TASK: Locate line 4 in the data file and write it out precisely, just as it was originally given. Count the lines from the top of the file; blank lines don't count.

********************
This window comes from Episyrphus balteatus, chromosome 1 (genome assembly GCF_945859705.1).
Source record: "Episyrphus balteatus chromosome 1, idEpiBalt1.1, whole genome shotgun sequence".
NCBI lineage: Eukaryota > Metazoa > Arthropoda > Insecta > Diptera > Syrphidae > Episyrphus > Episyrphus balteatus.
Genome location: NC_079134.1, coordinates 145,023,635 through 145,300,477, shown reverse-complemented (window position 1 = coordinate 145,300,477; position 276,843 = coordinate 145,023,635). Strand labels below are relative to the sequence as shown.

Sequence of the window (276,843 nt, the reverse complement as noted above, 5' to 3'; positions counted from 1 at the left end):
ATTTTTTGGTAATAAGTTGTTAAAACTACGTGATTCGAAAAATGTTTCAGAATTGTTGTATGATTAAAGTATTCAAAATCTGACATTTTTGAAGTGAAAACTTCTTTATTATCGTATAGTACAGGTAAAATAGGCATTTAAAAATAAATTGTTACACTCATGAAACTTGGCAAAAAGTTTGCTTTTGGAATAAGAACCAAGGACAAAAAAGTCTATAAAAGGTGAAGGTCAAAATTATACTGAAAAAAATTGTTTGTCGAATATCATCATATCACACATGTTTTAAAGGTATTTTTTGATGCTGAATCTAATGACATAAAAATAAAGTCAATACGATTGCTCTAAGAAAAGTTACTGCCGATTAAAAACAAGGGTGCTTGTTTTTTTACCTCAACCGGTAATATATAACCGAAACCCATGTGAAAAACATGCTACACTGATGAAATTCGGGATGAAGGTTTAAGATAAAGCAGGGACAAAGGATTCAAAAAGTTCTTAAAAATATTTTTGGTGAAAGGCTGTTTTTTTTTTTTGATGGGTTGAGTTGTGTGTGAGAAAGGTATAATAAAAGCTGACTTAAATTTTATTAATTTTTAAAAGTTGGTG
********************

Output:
Genome location: NC_079134.1, coordinates 145,023,635 through 145,300,477, shown reverse-complemented (window position 1 = coordinate 145,300,477; position 276,843 = coordinate 145,023,635). Strand labels below are relative to the sequence as shown.